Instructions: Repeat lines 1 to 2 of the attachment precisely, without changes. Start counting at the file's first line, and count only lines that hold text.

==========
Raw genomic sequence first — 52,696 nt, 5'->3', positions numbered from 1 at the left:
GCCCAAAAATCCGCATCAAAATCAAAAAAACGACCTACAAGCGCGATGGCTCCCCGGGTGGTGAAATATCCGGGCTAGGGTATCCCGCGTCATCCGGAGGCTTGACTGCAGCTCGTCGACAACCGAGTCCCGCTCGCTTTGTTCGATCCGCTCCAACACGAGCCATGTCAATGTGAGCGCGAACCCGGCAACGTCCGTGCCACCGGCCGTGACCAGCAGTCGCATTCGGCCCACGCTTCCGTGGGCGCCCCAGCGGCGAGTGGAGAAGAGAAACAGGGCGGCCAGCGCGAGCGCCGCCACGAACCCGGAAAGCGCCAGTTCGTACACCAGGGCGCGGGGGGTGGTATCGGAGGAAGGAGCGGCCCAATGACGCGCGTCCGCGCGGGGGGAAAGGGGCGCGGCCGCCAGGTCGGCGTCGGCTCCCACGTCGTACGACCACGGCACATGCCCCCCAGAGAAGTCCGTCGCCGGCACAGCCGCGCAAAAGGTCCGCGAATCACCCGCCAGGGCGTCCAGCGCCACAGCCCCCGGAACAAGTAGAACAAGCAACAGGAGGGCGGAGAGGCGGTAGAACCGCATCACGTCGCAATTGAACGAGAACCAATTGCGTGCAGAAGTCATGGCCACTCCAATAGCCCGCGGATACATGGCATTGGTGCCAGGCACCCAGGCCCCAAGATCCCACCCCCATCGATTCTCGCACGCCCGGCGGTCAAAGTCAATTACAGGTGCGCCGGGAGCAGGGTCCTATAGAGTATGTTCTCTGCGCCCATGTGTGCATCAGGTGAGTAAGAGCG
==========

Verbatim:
Raw genomic sequence first — 52,696 nt, 5'->3', positions numbered from 1 at the left:
GCCCAAAAATCCGCATCAAAATCAAAAAAACGACCTACAAGCGCGATGGCTCCCCGGGTGGTGAAATATCCGGGCTAGGGTATCCCGCGTCATCCGGAGGCTTGACTGCAGCTCGTCGACAACCGAGTCCCGCTCGCTTTGTTCGATCCGCTCCAACACGAGCCATGTCAATGTGAGCGCGAACCCGGCAACGTCCGTGCCACCGGCCGTGACCAGCAGTCGCATTCGGCCCACGCTTCCGTGGGCGCCCCAGCGGCGAGTGGAGAAGAGAAACAGGGCGGCCAGCGCGAGCGCCGCCACGAACCCGGAAAGCGCCAGTTCGTACACCAGGGCGCGGGGGGTGGTATCGGAGGAAGGAGCGGCCCAATGACGCGCGTCCGCGCGGGGGGAAAGGGGCGCGGCCGCCAGGTCGGCGTCGGCTCCCACGTCGTACGACCACGGCACATGCCCCCCAGAGAAGTCCGTCGCCGGCACAGCCGCGCAAAAGGTCCGCGAATCACCCGCCAGGGCGTCCAGCGCCACAGCCCCCGGAACAAGTAGAACAAGCAACAGGAGGGCGGAGAGGCGGTAGAACCGCATCACGTCGCAATTGAACGAGAACCAATTGCGTGCAGAAGTCATGGCCACTCCAATAGCCCGCGGATACATGGCATTGGTGCCAGGCACCCAGGCCCCAAGATCCCACCCCCATCGATTCTCGCACGCCCGGCGGTCAAAGTCAATTACAGGTGCGCCGGGAGCAGGGTCCTATAGAGTATGTTCTCTGCGCCCATGTGTGCATCAGGTGAGTAAGAGCG